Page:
Title (DCT:title)
A brief descriptive title for the resource.

Summary (DCT:description)
A relatively short summary or synopsis of the resource.

License (DCT:license, cc:license, xhtml:license)
The stable URL of the work's license; e.g., If you are using Creative Commons licenses, we also recommend following the C REL specification for identifying further CC license metadata.

See the CC with syndication formats documentation for more information on including this in a bootstrap feed.

Education level (DCT:educationLevel)

What grade(s) or age-level(s) this material is suitable for. The education level should indicate all levels (student ages) for which the resource is deemed appropriate. Though we accept any descriptions that seem appropriate to you, please consider using one of the following schemas:

  • primary, secondary, tertiary, adult;
  • K,1,2,3,...,20 (where the number refers to the actual grade-level).

You may include equivalent terms as well by specifying more than one value for DCT:educationLevel. For example, you might include a separate DCT:educationLevel tag for 9, 10, and secondary.

Language (xml:lang, DCT:language)
The language(s) of the referenced resource (not of your site). When specifying the language for a resource, the value should be specified as described by RFC-4646.8 For example, en for English. To distinguish English (United States) from English (United Kingdom), the language would be specified as en-US and en-GB, respectively.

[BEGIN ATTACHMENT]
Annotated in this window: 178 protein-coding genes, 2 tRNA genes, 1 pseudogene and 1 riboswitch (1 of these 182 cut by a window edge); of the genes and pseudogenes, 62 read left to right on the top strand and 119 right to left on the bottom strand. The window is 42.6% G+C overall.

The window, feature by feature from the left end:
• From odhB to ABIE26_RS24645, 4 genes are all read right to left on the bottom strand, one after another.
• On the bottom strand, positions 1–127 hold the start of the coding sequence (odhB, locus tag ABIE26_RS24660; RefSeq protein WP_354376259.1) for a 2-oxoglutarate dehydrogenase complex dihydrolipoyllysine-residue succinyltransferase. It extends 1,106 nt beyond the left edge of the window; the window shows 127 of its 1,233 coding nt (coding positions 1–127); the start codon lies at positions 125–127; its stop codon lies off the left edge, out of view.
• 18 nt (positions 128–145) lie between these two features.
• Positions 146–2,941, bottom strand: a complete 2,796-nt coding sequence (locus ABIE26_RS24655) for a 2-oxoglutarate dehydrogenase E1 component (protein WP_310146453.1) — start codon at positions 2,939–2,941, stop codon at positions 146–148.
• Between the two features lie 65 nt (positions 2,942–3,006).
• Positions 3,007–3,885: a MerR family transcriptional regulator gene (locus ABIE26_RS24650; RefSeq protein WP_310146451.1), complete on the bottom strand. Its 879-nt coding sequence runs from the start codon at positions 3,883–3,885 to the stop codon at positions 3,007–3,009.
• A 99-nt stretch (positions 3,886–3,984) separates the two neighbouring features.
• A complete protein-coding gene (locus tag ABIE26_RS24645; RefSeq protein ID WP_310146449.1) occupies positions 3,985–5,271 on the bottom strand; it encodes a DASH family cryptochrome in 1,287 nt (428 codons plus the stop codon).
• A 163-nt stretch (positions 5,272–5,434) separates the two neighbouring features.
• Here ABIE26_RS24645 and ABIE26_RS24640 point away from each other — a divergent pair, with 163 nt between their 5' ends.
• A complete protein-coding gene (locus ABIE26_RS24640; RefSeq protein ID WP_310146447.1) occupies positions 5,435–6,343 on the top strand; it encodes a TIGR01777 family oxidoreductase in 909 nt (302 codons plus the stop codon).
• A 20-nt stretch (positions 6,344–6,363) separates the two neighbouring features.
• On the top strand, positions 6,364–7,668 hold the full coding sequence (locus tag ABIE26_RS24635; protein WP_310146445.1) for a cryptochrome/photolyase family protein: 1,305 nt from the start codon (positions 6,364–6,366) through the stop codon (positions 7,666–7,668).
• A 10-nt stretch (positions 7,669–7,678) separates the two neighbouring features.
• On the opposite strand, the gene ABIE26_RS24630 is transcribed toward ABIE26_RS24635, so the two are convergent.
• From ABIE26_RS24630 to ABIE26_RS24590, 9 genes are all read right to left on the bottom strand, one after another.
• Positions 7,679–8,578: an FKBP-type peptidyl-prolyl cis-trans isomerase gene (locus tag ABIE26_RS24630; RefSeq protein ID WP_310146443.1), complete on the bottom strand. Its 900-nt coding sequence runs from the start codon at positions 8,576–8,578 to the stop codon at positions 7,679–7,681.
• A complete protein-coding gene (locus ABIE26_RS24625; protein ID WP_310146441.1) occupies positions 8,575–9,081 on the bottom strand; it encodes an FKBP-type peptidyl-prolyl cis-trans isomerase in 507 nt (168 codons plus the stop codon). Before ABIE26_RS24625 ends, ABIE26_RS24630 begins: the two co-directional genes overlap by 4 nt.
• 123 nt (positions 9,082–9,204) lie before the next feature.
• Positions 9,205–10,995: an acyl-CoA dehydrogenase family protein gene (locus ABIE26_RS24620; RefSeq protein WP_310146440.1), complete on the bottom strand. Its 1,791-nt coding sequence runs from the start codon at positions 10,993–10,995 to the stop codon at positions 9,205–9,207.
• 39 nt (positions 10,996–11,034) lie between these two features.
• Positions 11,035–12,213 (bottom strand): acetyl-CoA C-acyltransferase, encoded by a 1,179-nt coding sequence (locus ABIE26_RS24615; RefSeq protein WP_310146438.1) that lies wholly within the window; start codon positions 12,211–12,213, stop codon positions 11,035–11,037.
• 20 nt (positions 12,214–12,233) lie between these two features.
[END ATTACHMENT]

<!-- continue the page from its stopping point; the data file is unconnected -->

In an Atom 1.0 feed, the language is specified as the xml:lang attribute of the content element. Multiple languages in a single entry is not supported.

Subject (DCT:subject)
The subject(s) of the resource; e.g., mathematics. The subject refers to the actual content in the resource; i.e., what the resource is about. For many resources, more than one subject will be necessary; in these cases, simply specify multiple subject elements. Ideally you should try to limit the contents of the subject to only those subjects that are objectively reflective of the entire resource. Other types of categories (opinions, metrics, etc.) may have other vocabularies available which are more appropriate.



The following is an example of how a resource at could be annotated with machine-readable metadata, including license and attribution information. This is our preferred manner for encoding this information as it exposes the metadata to a much wider range of clients.

<!DOCTYPE html PUBLIC "-//W3C//DTD XHTML+RDFa 1.0//EN" "">